Armed forces veterans are being urged to check if they are eligible for a military pension because one in five might not be claiming it, a charity has warned.
Research from Age Cymru – a national charity for older people in Wales – suggested there were many armed forces personnel aged over 60 who were serving at any time from 1975 that are not claiming the defined benefit pension they are entitled to.
A survey of more than 300 veterans found 17 per cent of respondents who were potentially eligible for an armed forces pensions but were not accessing it.
Armed forces personnel who served between 1975 and 2005 were automatically enrolled in the Armed Forces Pension Scheme 1975, a public sector pension fund.
Members must have completed two years’ qualifying service to be entitled to most pension benefits, but they must contact the Ministry of Defence to claim these.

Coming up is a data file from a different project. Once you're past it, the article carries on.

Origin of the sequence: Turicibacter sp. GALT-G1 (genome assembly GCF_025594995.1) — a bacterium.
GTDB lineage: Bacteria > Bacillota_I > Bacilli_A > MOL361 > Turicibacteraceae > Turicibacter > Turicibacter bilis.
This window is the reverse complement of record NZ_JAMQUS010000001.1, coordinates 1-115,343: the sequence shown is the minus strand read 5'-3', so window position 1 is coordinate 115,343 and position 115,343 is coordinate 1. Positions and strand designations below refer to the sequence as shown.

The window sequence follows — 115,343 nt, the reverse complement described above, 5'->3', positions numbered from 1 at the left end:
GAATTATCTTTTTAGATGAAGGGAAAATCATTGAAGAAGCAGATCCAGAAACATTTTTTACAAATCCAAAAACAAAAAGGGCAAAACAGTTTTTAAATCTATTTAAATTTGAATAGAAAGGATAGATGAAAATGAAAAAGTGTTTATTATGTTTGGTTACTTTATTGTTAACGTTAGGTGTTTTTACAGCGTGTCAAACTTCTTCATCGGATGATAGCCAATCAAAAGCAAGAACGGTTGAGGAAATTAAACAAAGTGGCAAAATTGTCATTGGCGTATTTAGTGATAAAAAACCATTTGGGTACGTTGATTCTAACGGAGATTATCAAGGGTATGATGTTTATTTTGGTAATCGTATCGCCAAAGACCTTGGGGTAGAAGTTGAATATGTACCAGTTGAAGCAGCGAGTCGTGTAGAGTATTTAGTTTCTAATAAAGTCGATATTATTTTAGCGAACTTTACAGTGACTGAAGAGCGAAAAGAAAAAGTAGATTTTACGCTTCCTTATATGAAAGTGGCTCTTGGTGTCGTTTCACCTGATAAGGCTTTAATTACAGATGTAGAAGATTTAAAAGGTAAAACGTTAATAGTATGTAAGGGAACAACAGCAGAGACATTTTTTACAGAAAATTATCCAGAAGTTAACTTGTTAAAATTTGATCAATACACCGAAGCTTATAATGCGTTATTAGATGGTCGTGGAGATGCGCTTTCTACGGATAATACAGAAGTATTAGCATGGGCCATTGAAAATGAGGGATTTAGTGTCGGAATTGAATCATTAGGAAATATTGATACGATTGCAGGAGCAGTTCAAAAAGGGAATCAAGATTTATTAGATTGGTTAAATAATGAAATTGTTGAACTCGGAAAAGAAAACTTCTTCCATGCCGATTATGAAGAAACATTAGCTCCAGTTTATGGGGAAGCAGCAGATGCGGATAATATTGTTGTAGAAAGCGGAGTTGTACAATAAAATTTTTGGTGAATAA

Age Cymru officials believe some veterans are put off by the prospect of undertaking large amounts of paperwork, while others aren’t aware they need to apply for the pension and think they will automatically be awarded it.
According to Heather Ferguson, manager of Age Cymru’s Project 360 – which focus on the development of services and support specifically for older military veterans – pensions money which rightfully belongs to those who have served their country and which could help transform their lives is going unclaimed each year.
She said: “I would urge any veteran aged 60 or over and who were serving anytime from 1975 to call the Veteran Welfare Service to find out if they are eligible.
“We know through our work with veterans that many of them are proud people who may not like making claims. But eligible veterans have already paid into a pension scheme, so it is therefore rightfully theirs to claim.
“This additional income could help transform their lives from one of making do to one full of meaningful activities and opportunities.”
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